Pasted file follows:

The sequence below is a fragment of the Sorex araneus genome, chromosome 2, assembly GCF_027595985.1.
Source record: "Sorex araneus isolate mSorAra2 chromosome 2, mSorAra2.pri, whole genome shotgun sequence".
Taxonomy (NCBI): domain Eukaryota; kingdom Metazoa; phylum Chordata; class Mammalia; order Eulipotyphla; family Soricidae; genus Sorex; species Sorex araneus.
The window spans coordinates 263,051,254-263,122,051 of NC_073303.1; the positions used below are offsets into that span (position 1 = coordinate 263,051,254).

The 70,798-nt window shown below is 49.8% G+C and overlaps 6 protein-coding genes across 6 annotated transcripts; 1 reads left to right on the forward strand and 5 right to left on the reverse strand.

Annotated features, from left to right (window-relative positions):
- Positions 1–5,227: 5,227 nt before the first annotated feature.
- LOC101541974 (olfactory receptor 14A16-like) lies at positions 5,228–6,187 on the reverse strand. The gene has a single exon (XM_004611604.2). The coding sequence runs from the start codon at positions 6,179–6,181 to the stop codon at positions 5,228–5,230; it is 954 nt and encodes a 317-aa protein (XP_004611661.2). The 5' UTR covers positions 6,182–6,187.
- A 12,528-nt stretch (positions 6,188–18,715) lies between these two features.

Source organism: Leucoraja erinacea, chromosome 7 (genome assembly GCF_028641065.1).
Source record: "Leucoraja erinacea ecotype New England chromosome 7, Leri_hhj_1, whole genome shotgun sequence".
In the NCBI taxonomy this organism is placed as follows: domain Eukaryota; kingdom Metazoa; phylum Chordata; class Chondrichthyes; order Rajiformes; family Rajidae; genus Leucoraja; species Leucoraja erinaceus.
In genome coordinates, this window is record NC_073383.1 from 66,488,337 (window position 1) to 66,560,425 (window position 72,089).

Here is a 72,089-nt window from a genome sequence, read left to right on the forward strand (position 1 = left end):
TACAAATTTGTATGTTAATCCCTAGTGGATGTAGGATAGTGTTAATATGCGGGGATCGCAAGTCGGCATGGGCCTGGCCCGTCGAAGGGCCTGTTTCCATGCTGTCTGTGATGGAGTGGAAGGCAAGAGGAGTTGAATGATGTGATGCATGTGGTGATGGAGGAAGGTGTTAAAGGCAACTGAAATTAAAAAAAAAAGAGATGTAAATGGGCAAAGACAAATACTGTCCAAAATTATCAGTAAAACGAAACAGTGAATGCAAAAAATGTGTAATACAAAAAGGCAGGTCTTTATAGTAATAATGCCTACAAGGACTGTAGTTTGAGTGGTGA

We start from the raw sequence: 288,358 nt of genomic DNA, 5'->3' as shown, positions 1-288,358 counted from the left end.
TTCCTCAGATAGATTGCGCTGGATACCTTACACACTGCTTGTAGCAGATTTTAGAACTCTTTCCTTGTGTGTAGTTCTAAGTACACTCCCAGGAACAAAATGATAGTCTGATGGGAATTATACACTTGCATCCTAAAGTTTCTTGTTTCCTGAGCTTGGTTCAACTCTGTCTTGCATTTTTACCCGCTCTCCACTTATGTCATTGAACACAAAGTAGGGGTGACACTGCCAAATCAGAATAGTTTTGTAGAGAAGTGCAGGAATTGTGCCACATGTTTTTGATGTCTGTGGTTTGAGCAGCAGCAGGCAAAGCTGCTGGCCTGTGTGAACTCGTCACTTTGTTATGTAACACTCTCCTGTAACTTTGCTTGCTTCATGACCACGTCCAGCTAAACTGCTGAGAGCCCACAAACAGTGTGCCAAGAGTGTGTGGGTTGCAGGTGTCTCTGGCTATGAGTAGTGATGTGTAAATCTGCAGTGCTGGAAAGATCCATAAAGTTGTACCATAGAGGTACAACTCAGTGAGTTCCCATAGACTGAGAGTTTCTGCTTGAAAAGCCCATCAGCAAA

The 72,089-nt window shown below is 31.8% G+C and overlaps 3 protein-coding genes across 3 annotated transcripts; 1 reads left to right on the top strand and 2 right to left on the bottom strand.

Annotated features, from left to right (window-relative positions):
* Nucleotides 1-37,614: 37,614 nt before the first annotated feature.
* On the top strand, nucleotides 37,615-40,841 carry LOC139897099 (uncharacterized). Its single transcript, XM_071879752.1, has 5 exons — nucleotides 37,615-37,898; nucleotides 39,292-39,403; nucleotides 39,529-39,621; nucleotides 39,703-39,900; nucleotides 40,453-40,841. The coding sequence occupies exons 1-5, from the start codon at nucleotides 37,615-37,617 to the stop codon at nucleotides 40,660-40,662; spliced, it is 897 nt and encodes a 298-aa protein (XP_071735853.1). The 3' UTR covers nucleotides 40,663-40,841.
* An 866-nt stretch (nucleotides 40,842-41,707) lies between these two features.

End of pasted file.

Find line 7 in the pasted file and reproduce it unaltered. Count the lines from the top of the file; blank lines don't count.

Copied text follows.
- Positions 1–5,227: 5,227 nt before the first annotated feature.